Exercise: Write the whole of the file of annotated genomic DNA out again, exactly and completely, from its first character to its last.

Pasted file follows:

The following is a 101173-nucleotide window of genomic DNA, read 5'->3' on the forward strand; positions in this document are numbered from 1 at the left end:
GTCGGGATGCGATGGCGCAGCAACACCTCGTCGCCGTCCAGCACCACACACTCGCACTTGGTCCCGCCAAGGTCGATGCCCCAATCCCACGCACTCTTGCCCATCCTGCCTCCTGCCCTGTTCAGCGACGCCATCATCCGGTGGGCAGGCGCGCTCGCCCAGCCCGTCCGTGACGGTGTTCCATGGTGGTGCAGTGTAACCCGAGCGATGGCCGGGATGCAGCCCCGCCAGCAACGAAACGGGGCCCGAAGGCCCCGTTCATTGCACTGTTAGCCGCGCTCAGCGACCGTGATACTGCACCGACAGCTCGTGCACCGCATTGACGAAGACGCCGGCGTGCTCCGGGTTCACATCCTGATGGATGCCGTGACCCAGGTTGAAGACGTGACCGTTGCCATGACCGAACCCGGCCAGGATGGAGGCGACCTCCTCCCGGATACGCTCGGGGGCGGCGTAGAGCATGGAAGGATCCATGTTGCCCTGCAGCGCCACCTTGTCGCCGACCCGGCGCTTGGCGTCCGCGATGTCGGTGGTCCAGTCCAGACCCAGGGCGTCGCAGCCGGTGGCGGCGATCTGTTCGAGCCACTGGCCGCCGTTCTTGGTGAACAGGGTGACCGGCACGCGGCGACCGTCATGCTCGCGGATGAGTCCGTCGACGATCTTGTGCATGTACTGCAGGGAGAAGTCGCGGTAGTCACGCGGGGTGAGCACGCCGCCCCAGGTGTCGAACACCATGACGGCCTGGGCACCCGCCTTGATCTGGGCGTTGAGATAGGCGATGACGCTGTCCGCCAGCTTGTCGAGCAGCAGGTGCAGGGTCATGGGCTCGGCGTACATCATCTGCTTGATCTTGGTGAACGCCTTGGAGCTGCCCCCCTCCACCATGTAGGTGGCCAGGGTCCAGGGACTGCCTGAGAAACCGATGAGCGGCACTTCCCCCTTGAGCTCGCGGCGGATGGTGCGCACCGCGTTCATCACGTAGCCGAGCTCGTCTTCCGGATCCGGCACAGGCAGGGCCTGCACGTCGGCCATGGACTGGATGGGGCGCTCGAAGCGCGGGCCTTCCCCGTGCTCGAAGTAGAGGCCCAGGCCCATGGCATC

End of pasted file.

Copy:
The following is a 101173-nucleotide window of genomic DNA, read 5'->3' on the forward strand; positions in this document are numbered from 1 at the left end:
GTCGGGATGCGATGGCGCAGCAACACCTCGTCGCCGTCCAGCACCACACACTCGCACTTGGTCCCGCCAAGGTCGATGCCCCAATCCCACGCACTCTTGCCCATCCTGCCTCCTGCCCTGTTCAGCGACGCCATCATCCGGTGGGCAGGCGCGCTCGCCCAGCCCGTCCGTGACGGTGTTCCATGGTGGTGCAGTGTAACCCGAGCGATGGCCGGGATGCAGCCCCGCCAGCAACGAAACGGGGCCCGAAGGCCCCGTTCATTGCACTGTTAGCCGCGCTCAGCGACCGTGATACTGCACCGACAGCTCGTGCACCGCATTGACGAAGACGCCGGCGTGCTCCGGGTTCACATCCTGATGGATGCCGTGACCCAGGTTGAAGACGTGACCGTTGCCATGACCGAACCCGGCCAGGATGGAGGCGACCTCCTCCCGGATACGCTCGGGGGCGGCGTAGAGCATGGAAGGATCCATGTTGCCCTGCAGCGCCACCTTGTCGCCGACCCGGCGCTTGGCGTCCGCGATGTCGGTGGTCCAGTCCAGACCCAGGGCGTCGCAGCCGGTGGCGGCGATCTGTTCGAGCCACTGGCCGCCGTTCTTGGTGAACAGGGTGACCGGCACGCGGCGACCGTCATGCTCGCGGATGAGTCCGTCGACGATCTTGTGCATGTACTGCAGGGAGAAGTCGCGGTAGTCACGCGGGGTGAGCACGCCGCCCCAGGTGTCGAACACCATGACGGCCTGGGCACCCGCCTTGATCTGGGCGTTGAGATAGGCGATGACGCTGTCCGCCAGCTTGTCGAGCAGCAGGTGCAGGGTCATGGGCTCGGCGTACATCATCTGCTTGATCTTGGTGAACGCCTTGGAGCTGCCCCCCTCCACCATGTAGGTGGCCAGGGTCCAGGGACTGCCTGAGAAACCGATGAGCGGCACTTCCCCCTTGAGCTCGCGGCGGATGGTGCGCACCGCGTTCATCACGTAGCCGAGCTCGTCTTCCGGATCCGGCACAGGCAGGGCCTGCACGTCGGCCATGGACTGGATGGGGCGCTCGAAGCGCGGGCCTTCCCCGTGCTCGAAGTAGAGGCCCAGGCCCATGGCATC